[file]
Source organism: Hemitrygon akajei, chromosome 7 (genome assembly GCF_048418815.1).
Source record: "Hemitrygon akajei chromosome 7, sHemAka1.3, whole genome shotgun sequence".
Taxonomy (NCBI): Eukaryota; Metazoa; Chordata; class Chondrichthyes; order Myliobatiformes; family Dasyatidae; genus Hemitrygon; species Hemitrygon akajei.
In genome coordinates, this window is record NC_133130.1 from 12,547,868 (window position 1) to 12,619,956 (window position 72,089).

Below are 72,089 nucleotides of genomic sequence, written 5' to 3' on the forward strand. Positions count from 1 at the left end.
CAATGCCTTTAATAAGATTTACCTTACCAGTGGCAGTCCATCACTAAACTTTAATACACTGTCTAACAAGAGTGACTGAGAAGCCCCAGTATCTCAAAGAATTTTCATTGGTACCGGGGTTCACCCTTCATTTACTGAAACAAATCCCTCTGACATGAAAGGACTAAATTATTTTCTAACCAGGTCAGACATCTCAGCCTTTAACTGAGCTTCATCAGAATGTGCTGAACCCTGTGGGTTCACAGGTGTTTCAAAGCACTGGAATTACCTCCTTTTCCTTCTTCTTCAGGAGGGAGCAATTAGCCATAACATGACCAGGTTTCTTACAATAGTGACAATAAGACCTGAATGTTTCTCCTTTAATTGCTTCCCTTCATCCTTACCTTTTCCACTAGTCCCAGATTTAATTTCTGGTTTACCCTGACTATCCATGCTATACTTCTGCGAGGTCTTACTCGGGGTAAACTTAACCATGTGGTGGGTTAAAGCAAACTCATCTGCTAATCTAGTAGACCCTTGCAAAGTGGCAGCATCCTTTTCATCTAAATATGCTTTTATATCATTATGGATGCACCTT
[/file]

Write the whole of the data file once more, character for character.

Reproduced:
Source organism: Hemitrygon akajei, chromosome 7 (genome assembly GCF_048418815.1).
Source record: "Hemitrygon akajei chromosome 7, sHemAka1.3, whole genome shotgun sequence".
Taxonomy (NCBI): Eukaryota; Metazoa; Chordata; class Chondrichthyes; order Myliobatiformes; family Dasyatidae; genus Hemitrygon; species Hemitrygon akajei.
In genome coordinates, this window is record NC_133130.1 from 12,547,868 (window position 1) to 12,619,956 (window position 72,089).

Below are 72,089 nucleotides of genomic sequence, written 5' to 3' on the forward strand. Positions count from 1 at the left end.
CAATGCCTTTAATAAGATTTACCTTACCAGTGGCAGTCCATCACTAAACTTTAATACACTGTCTAACAAGAGTGACTGAGAAGCCCCAGTATCTCAAAGAATTTTCATTGGTACCGGGGTTCACCCTTCATTTACTGAAACAAATCCCTCTGACATGAAAGGACTAAATTATTTTCTAACCAGGTCAGACATCTCAGCCTTTAACTGAGCTTCATCAGAATGTGCTGAACCCTGTGGGTTCACAGGTGTTTCAAAGCACTGGAATTACCTCCTTTTCCTTCTTCTTCAGGAGGGAGCAATTAGCCATAACATGACCAGGTTTCTTACAATAGTGACAATAAGACCTGAATGTTTCTCCTTTAATTGCTTCCCTTCATCCTTACCTTTTCCACTAGTCCCAGATTTAATTTCTGGTTTACCCTGACTATCCATGCTATACTTCTGCGAGGTCTTACTCGGGGTAAACTTAACCATGTGGTGGGTTAAAGCAAACTCATCTGCTAATCTAGTAGACCCTTGCAAAGTGGCAGCATCCTTTTCATCTAAATATGCTTTTATATCATTATGGATGCACCTT